I’ve lost count of the times I’ve heard using freelance lawyers dismissed as a simplistic strategy that offers nothing more than cost savings. There are few phrases lawyers like to use more to dismiss change than ‘labour arbitrage’, except perhaps for ‘commoditisation’ or ‘robot lawyers’. Of course, it is all said with such confidence combined with disdain that it’s difficult to counter the argument.
Well, it should be countered. For two reasons. First, because although labour arbitrage is a key benefit of legal freelancing, it’s not one to be sniffed at. Second, because the benefits of using freelance lawyers go way beyond that.
Let’s start with labour arbitrage
First, definitions. Freelance lawyers provide their skills on a non-employed, flexible basis. They may contract directly with the law firm or in-house team themselves, or may do so via a third party provider such as Lawyers on Demand, Vario or Crowd & Co. Typically, they undertake short-term assignments. With no employment relationship between the freelancer and the ultimate client, fixed costs are low and there is usually a significant cost saving for the client.
It’s a classic arbitrage arrangement taking advantage of a price difference between two or more markets. Buying stocks high and selling them low is a classic example of arbitrage, as is the use of low-cost labour from abroad.
Using freelance lawyers provides arbitrage benefits because:
freelancers are only paid when they work – i.e. – when they are required by the client – making them a variable cost, as opposed to employees whose salaries are considered fixed costs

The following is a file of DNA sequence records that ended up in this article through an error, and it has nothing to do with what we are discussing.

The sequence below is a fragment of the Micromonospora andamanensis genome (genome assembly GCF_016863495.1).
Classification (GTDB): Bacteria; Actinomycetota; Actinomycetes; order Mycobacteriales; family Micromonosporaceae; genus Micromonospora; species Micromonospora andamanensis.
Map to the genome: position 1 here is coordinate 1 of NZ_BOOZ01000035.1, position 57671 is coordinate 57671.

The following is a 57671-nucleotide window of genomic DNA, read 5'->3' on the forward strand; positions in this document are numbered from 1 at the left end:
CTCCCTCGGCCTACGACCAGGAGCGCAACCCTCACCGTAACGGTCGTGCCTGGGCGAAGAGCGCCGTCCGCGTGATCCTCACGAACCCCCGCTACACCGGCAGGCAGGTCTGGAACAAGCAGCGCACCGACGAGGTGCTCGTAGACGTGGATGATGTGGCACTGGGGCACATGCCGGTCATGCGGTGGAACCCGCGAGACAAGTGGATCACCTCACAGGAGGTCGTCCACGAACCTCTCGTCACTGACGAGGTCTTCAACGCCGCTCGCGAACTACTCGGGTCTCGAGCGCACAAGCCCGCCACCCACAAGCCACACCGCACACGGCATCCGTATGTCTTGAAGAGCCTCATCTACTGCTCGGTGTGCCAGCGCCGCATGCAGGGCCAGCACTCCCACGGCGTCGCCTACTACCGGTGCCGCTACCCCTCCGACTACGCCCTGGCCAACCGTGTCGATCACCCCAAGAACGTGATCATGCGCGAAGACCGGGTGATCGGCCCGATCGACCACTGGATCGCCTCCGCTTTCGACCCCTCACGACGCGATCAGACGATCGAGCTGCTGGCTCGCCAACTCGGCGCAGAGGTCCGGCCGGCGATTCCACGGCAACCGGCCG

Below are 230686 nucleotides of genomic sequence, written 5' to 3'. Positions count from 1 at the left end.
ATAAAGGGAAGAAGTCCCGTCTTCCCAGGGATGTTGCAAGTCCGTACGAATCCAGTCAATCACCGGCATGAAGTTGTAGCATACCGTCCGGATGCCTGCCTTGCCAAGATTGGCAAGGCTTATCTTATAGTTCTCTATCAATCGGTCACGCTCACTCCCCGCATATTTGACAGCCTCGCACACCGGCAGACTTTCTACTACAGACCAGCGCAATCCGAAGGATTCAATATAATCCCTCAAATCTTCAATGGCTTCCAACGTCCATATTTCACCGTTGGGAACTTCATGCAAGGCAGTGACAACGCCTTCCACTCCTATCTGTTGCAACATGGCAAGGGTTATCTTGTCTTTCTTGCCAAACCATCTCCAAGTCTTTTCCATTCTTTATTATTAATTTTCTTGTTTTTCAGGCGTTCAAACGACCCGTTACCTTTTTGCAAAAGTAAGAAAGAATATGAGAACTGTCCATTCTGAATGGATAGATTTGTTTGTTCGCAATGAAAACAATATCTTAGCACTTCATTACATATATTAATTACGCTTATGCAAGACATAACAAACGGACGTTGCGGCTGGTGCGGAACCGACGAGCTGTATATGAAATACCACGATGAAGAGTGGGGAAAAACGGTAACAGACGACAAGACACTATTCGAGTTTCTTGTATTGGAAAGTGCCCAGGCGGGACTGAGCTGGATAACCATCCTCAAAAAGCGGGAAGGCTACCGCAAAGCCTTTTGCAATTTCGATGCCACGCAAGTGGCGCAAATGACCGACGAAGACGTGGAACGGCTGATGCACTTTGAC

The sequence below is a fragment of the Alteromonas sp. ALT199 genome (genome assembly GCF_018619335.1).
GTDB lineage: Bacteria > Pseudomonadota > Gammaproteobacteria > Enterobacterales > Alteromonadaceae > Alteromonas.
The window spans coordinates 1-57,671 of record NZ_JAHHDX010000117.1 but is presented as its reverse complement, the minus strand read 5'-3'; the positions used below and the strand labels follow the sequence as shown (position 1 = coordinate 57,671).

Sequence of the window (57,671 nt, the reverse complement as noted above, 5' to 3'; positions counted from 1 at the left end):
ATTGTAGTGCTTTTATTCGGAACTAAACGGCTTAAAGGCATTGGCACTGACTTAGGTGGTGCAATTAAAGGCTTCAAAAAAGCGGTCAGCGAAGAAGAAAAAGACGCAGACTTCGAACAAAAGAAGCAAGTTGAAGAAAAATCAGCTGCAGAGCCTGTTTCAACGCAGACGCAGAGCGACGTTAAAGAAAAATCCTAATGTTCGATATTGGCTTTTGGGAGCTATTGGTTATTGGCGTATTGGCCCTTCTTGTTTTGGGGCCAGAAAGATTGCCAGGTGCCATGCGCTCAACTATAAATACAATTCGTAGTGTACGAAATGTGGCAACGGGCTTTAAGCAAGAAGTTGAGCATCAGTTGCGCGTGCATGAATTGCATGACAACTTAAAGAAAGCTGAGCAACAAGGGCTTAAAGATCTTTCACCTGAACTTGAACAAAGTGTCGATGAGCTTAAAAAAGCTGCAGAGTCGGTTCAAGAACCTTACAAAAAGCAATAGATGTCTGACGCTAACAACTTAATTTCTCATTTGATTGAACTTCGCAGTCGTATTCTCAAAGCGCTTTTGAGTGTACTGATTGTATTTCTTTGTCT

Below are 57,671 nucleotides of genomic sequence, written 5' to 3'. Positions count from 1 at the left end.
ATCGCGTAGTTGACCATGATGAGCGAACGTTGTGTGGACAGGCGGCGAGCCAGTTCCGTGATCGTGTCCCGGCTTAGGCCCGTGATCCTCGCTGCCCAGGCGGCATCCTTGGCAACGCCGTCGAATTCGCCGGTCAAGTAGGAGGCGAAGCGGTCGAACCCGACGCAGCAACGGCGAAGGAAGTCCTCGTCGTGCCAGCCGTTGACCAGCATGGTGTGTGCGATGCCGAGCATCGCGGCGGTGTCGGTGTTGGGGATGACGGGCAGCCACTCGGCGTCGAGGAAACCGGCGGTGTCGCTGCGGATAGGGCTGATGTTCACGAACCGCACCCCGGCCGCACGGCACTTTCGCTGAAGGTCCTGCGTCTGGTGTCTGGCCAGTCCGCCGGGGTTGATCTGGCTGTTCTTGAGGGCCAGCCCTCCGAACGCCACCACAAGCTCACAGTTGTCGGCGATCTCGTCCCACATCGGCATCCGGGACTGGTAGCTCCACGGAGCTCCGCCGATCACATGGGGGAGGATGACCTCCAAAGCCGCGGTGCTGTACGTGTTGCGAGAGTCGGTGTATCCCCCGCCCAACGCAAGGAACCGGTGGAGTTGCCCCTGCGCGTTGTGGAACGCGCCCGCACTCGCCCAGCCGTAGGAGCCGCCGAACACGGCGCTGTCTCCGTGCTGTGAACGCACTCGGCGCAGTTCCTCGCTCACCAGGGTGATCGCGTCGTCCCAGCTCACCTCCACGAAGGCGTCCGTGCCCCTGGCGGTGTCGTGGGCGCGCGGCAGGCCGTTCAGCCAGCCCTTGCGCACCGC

the client does not pay additional employment costs such as pension/contributions
the client does not pay additional costs for training, management and other development activities and the freelancer does not spend their time on these activities when paid by the client
freelancers who work outside the office don’t incur fixed costs relating to office space, which can be significant when a client operates from a swanky city centre tower.
So far, so good. It’s just ‘lawyers but cheaper’, right?
No. It’s so much more!
Consider the implications of a freelancing arrangement:
1. Agility – Agile working is now an accepted requirement for future success. For more on what it actually means, see my post Agile working is so important because the pace of change in work will only accelerate as time goes by, meaning that responding rapidly will be key to competitiveness. At a faster pace than ever before, resources must flex to meet demand. People, technology, premises, know-how, processes – all will be in a constant state of flux. The ability not only to cope, but thrive on change will be the new workforce currency.
Fact. In this context, relying solely on a fixed pool of resource can start to look like a weakness rather than a strength. Doesn’t a combination of the best an employed workforce offers and the flexibility and variety of freelancing look like a more viable long-term option? It’s called ‘core-plus’ resourcing and savvy businesses are already using this approach to enhance their agility.
2. Trojan Horse – Want change? Want to be innovative? Then get stuck-in! There’s no better way to make progress than by taking action. I should know: Vario succeeded because, put simply, we just did it. But for some, it’s not that easy. A General Counsel or Managing Partner could be forgiven for feeling helpless faced with a tidal wave of news about innovation and change. “We need to do it, but where do we start?. My suggestion: “Pick one thing, commit and see where it leads you”.